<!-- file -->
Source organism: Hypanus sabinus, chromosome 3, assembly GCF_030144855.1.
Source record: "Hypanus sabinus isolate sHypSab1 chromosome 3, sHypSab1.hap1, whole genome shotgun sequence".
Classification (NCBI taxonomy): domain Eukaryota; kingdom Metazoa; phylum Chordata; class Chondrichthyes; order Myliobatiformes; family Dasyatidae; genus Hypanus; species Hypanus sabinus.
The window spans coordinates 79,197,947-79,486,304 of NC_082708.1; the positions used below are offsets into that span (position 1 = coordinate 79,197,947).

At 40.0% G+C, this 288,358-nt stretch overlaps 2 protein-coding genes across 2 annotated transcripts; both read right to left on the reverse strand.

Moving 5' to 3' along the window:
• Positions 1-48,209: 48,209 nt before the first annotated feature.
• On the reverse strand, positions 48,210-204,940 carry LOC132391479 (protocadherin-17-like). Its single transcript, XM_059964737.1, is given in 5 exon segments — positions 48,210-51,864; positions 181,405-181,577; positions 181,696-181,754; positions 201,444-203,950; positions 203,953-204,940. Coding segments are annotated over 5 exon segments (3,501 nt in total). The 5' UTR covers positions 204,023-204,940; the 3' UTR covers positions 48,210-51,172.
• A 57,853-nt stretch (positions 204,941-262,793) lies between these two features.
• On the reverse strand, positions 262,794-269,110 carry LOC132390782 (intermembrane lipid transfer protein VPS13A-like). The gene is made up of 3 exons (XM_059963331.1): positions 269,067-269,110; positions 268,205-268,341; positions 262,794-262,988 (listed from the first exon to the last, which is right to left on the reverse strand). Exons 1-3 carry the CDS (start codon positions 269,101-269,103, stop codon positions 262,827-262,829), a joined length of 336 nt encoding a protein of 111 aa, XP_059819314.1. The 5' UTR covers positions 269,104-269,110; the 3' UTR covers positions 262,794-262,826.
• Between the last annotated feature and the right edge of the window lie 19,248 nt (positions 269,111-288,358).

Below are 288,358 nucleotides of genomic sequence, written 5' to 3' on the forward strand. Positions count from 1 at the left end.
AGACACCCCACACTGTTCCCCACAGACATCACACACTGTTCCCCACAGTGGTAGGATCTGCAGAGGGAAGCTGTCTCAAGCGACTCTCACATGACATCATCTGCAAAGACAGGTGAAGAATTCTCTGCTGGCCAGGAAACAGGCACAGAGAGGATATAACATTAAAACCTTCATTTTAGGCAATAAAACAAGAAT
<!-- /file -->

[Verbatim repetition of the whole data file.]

Source organism: Hypanus sabinus, chromosome 3, assembly GCF_030144855.1.
Source record: "Hypanus sabinus isolate sHypSab1 chromosome 3, sHypSab1.hap1, whole genome shotgun sequence".
Classification (NCBI taxonomy): domain Eukaryota; kingdom Metazoa; phylum Chordata; class Chondrichthyes; order Myliobatiformes; family Dasyatidae; genus Hypanus; species Hypanus sabinus.
The window spans coordinates 79,197,947-79,486,304 of NC_082708.1; the positions used below are offsets into that span (position 1 = coordinate 79,197,947).

At 40.0% G+C, this 288,358-nt stretch overlaps 2 protein-coding genes across 2 annotated transcripts; both read right to left on the reverse strand.

Moving 5' to 3' along the window:
• Positions 1-48,209: 48,209 nt before the first annotated feature.
• On the reverse strand, positions 48,210-204,940 carry LOC132391479 (protocadherin-17-like). Its single transcript, XM_059964737.1, is given in 5 exon segments — positions 48,210-51,864; positions 181,405-181,577; positions 181,696-181,754; positions 201,444-203,950; positions 203,953-204,940. Coding segments are annotated over 5 exon segments (3,501 nt in total). The 5' UTR covers positions 204,023-204,940; the 3' UTR covers positions 48,210-51,172.
• A 57,853-nt stretch (positions 204,941-262,793) lies between these two features.
• On the reverse strand, positions 262,794-269,110 carry LOC132390782 (intermembrane lipid transfer protein VPS13A-like). The gene is made up of 3 exons (XM_059963331.1): positions 269,067-269,110; positions 268,205-268,341; positions 262,794-262,988 (listed from the first exon to the last, which is right to left on the reverse strand). Exons 1-3 carry the CDS (start codon positions 269,101-269,103, stop codon positions 262,827-262,829), a joined length of 336 nt encoding a protein of 111 aa, XP_059819314.1. The 5' UTR covers positions 269,104-269,110; the 3' UTR covers positions 262,794-262,826.
• Between the last annotated feature and the right edge of the window lie 19,248 nt (positions 269,111-288,358).

Below are 288,358 nucleotides of genomic sequence, written 5' to 3' on the forward strand. Positions count from 1 at the left end.
AGACACCCCACACTGTTCCCCACAGACATCACACACTGTTCCCCACAGTGGTAGGATCTGCAGAGGGAAGCTGTCTCAAGCGACTCTCACATGACATCATCTGCAAAGACAGGTGAAGAATTCTCTGCTGGCCAGGAAACAGGCACAGAGAGGATATAACATTAAAACCTTCATTTTAGGCAATAAAACAAGAAT